People v. Superior Court of Marin County

Decision Date31 October 1968
Docket NumberS.F. 22592
Citation69 Cal.2d 491,72 Cal.Rptr. 330,446 P.2d 138
CourtCalifornia Supreme Court
Parties, 446 P.2d 138 The PEOPLE, Petitioner, v. The SUPERIOR COURT OF MARIN COUNTY, Respondent; Loverd HOWARD, Real Party in Interest.

Thomas C. Lynch, Atty. Gen., Albert W. Harris, Jr., Asst. Atty. Gen., Derald E. Granberg, Deputy Atty. Gen., and Bruce B. Bales, Dist. Atty., for petitioner.

No appearance for respondent.

Jerome C. Durham, Public Defender, and Harold J. Truett, Deputy Public Defender, for real party in interest.

PETERS, Justice.

The People petition for a writ of mandate to compel respondent superior court to vacate an order dismissing an information in the interests of justice. (Pen.Code, § 1385.) It is our opinion that mandate is not available for this purpose, and for this reason the petition must be denied.

The facts are as follows: The trial judge dismissed the information on his own motion after the jury had returned a verdict finding defendant, Loverd Howard, guilty of two counts of robbery in the first degree. A transcript of the preliminary hearing has been furnished by the Attorney General but we have not been furnished a transcript of the trial. The trial judge filed a 24-page memorandum opinion and order of dismissal which discusses the evidence in detail. The following summary of the evidence is taken from that opinion.

The victims, Richard Lomax and Nanya Baker, testified that they were robbed by two youths as they left an apartment house in Marin City. At the trial they identified defendant as the one who did all the talking and who held a gun on them while his accomplice (said to be the younger brother of defendant) deprived them of their money. They had about 90 seconds to observe their assailants and shortly after the robbery they furnished a description to a police artist who prepared composite drawings of the robbers. The drawing of the person who had held the gun bore a notation indicating that the suspect was between 6 and 6 1 tall. Defendant is 5 10 tall. Richard Lomax thought the drawing was a 'close' representation of the person involved. Nanya Baker also said that the sketch was intended to depict the gun-wielding robber, but she testified that she had wanted to make some changes on the drawing but was not permitted to do so.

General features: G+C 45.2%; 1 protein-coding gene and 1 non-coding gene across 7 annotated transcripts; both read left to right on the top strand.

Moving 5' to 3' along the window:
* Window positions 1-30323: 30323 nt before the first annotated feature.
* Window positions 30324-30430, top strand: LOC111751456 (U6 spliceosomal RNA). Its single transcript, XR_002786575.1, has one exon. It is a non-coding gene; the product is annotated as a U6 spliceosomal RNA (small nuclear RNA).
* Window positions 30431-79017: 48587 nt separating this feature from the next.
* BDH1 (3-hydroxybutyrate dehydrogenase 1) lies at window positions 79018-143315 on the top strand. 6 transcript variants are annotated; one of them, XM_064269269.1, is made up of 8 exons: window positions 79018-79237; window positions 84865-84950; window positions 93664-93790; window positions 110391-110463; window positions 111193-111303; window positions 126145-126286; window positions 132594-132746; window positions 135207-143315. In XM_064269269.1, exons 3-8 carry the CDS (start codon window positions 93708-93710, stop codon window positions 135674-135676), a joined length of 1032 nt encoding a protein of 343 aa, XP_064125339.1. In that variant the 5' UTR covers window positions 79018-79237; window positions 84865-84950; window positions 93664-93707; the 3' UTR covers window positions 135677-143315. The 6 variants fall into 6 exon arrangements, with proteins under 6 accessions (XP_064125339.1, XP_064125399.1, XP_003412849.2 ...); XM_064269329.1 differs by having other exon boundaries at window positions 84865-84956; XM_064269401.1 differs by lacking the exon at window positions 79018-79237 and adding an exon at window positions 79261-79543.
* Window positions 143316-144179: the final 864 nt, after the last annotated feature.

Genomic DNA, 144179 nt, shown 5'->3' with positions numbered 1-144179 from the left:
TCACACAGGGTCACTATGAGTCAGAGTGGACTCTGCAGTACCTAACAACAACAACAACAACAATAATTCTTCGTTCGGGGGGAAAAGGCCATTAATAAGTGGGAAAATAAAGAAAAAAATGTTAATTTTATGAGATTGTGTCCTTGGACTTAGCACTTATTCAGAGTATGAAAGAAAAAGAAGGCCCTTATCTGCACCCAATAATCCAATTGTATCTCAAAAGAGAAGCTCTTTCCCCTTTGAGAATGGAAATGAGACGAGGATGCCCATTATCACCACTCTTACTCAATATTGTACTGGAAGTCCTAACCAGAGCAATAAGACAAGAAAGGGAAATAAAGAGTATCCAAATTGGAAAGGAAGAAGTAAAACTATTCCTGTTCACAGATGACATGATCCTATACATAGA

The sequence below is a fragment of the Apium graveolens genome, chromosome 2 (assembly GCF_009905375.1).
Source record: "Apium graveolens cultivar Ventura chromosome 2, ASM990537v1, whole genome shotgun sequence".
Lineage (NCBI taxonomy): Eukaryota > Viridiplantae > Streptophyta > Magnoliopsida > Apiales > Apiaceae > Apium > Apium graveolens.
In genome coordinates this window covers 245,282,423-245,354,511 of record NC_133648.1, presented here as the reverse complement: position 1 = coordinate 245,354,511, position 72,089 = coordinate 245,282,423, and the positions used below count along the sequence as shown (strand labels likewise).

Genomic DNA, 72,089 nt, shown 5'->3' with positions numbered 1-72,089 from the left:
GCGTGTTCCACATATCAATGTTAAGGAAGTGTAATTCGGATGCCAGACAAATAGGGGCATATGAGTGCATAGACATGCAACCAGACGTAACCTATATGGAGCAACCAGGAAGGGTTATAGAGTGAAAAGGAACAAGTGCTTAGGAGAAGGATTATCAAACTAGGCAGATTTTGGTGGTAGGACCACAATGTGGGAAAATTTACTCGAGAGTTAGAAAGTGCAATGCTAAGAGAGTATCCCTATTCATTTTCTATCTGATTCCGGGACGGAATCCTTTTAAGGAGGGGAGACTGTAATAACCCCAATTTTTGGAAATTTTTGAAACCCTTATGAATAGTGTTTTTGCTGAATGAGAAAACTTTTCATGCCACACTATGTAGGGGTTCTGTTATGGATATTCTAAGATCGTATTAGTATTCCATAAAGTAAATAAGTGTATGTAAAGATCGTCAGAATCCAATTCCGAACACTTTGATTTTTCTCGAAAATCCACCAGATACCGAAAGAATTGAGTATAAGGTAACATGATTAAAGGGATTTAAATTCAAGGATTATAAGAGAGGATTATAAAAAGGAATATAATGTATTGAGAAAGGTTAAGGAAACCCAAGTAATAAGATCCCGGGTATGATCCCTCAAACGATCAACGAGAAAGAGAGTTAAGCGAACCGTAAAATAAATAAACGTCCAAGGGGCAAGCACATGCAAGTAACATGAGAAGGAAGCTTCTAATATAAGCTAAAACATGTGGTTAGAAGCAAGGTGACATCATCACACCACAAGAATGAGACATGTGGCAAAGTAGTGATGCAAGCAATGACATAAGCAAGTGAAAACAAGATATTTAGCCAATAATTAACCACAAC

The sketch of the gun-wielding robber was admitted in evidence upon offer of the defense and upon objection of the prosecutor who urged that the drawing did not clearly represent defendant. Although the judge agreed that the sketch did not look like the defendant, he concluded that this was not a valid objection to admission and admitted it. The prosecutor in his argument to the jury stated that he had never seen a composite that looked like the person once he was apprehended and that he did not think anyone else had either. The trial judge, who had once been a prosecuting attorney, stated that in his opinion composites are often admitted in evidence at the request of the prosecution because of their close resemblance to a defendant, citing, for example, People v. Imbler, 57 Cal.2d 711, 716, 21 Cal.Rptr. 568, 371 P.2d 304.

The court identifications were preceded by pretrial identifications.

About two weeks after the crime, Lomax was called to the county jail to attend a lineup. He was asked to identify the one he thought was the 'gunman.' He looked through a peephole and observed four persons of different heights and weights standing on the other side of a steel door. He identified defendant. 1 Lomax said he did not observe any particular physical characteristic.

Miss Baker also made a pretrial identification of defendant and his brother. This occurred at a sheriff's substation. There was no lineup. She observed only the two persons. She apparently first identified defendant's brother who was brought into a room alone. Then defendant was brought in, and she identified him. She also said that there was no outstanding physical characteristic noted by her at the time of the robbery that assisted her in making a positive identification.

The defense presented several alibi witnesses. The defendant took the stand and denied commission of the offense. In his direct examination, he was asked if he knew who had committed the crime. He answered that he had heard another person say he had committed the crime, and, although defendant at first refused to divulge the person's name, he subsequently identified the person as Jim Huff, a 15-year-old friend of his brother. The prosecutor then directed that Huff, who was outside the courtroom, be brought into the courtroom. Earlier in the trial, Lomax and Miss Baker had been asked on cross-examination whether they recognized any of four persons who sat in the rear of the courtroom, Huff was one of them, and neither Lomax nor Miss Baker indicated that they had ever seen Huff before.